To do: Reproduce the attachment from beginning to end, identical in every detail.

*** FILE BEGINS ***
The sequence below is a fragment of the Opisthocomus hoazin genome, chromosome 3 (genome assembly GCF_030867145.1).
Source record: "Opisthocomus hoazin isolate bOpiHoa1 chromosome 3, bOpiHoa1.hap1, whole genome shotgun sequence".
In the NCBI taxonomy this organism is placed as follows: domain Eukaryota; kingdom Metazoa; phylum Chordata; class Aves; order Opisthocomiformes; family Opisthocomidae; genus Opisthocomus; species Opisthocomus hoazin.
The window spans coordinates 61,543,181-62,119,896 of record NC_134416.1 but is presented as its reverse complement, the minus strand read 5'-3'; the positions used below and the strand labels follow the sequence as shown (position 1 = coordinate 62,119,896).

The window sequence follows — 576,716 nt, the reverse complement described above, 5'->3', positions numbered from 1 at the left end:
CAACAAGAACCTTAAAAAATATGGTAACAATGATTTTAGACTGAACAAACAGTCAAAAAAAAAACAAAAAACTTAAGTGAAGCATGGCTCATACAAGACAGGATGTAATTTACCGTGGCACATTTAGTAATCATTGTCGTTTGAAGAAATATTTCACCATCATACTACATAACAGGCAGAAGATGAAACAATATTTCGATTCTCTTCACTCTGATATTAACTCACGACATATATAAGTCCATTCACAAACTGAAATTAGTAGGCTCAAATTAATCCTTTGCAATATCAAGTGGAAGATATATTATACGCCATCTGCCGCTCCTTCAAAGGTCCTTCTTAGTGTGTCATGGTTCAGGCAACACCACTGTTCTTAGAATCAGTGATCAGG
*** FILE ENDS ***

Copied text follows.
The sequence below is a fragment of the Opisthocomus hoazin genome, chromosome 3 (genome assembly GCF_030867145.1).
Source record: "Opisthocomus hoazin isolate bOpiHoa1 chromosome 3, bOpiHoa1.hap1, whole genome shotgun sequence".
In the NCBI taxonomy this organism is placed as follows: domain Eukaryota; kingdom Metazoa; phylum Chordata; class Aves; order Opisthocomiformes; family Opisthocomidae; genus Opisthocomus; species Opisthocomus hoazin.
The window spans coordinates 61,543,181-62,119,896 of record NC_134416.1 but is presented as its reverse complement, the minus strand read 5'-3'; the positions used below and the strand labels follow the sequence as shown (position 1 = coordinate 62,119,896).

The window sequence follows — 576,716 nt, the reverse complement described above, 5'->3', positions numbered from 1 at the left end:
CAACAAGAACCTTAAAAAATATGGTAACAATGATTTTAGACTGAACAAACAGTCAAAAAAAAAACAAAAAACTTAAGTGAAGCATGGCTCATACAAGACAGGATGTAATTTACCGTGGCACATTTAGTAATCATTGTCGTTTGAAGAAATATTTCACCATCATACTACATAACAGGCAGAAGATGAAACAATATTTCGATTCTCTTCACTCTGATATTAACTCACGACATATATAAGTCCATTCACAAACTGAAATTAGTAGGCTCAAATTAATCCTTTGCAATATCAAGTGGAAGATATATTATACGCCATCTGCCGCTCCTTCAAAGGTCCTTCTTAGTGTGTCATGGTTCAGGCAACACCACTGTTCTTAGAATCAGTGATCAGG